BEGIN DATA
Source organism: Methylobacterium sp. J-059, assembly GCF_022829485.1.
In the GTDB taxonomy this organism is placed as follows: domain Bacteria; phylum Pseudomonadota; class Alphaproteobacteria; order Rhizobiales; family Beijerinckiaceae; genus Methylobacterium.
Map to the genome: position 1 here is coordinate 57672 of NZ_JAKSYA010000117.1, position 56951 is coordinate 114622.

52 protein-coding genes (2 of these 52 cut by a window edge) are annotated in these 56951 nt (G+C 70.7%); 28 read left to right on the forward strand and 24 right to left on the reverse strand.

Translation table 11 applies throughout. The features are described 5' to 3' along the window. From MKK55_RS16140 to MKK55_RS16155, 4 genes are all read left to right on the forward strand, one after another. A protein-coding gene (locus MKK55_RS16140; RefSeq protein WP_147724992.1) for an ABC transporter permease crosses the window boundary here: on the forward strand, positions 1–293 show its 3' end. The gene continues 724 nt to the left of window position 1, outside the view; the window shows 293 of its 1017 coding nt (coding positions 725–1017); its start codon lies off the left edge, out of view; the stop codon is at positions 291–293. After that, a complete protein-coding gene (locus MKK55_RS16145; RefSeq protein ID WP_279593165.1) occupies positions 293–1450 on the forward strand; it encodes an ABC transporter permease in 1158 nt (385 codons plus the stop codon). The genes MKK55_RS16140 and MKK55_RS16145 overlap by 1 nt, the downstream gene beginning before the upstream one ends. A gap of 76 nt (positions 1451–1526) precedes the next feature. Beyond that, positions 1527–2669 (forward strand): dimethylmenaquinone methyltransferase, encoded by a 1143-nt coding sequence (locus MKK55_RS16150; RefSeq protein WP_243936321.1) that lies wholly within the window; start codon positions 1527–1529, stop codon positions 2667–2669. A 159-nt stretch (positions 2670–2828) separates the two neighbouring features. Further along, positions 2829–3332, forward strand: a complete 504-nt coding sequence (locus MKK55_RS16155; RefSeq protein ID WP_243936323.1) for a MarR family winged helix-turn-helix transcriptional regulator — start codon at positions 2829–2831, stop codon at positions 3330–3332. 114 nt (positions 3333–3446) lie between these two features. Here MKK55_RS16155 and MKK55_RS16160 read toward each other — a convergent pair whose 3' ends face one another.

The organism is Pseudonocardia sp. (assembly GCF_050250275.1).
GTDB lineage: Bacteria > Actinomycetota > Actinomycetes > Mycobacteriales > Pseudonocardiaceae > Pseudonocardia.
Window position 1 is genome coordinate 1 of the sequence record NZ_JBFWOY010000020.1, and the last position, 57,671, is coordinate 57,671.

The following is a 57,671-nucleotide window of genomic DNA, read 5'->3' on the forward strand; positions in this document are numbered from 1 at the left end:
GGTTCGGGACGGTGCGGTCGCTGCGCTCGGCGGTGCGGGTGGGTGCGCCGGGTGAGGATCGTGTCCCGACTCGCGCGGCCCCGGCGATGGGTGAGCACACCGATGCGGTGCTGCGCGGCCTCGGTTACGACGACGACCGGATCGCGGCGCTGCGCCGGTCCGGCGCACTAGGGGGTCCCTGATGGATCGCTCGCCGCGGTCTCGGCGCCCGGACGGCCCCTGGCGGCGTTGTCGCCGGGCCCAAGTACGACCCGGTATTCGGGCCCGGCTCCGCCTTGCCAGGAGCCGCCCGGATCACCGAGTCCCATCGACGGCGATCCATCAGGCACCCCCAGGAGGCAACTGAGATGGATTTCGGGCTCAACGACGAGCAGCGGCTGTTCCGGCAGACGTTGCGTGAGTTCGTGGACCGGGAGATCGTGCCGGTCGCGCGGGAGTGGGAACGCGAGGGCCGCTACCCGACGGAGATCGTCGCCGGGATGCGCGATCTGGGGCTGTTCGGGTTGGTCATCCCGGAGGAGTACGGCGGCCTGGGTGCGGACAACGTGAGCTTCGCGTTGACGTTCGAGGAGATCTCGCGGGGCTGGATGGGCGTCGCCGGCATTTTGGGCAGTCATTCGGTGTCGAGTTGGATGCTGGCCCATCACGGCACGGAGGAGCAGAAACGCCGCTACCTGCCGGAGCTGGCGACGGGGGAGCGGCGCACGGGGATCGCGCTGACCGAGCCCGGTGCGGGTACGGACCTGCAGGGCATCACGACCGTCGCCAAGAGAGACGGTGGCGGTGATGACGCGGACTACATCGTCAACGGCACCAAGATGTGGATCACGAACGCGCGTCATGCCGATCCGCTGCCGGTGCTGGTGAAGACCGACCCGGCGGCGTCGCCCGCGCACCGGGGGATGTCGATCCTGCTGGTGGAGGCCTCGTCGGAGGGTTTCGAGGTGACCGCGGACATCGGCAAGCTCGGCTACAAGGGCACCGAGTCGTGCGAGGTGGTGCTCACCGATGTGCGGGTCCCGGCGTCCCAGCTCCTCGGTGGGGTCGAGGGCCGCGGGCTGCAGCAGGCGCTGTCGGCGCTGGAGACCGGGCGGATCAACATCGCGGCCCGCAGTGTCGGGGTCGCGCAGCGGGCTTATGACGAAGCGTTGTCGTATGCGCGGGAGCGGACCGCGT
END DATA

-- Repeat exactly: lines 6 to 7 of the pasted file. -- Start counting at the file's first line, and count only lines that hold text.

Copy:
The organism is Pseudonocardia sp. (assembly GCF_050250275.1).
GTDB lineage: Bacteria > Actinomycetota > Actinomycetes > Mycobacteriales > Pseudonocardiaceae > Pseudonocardia.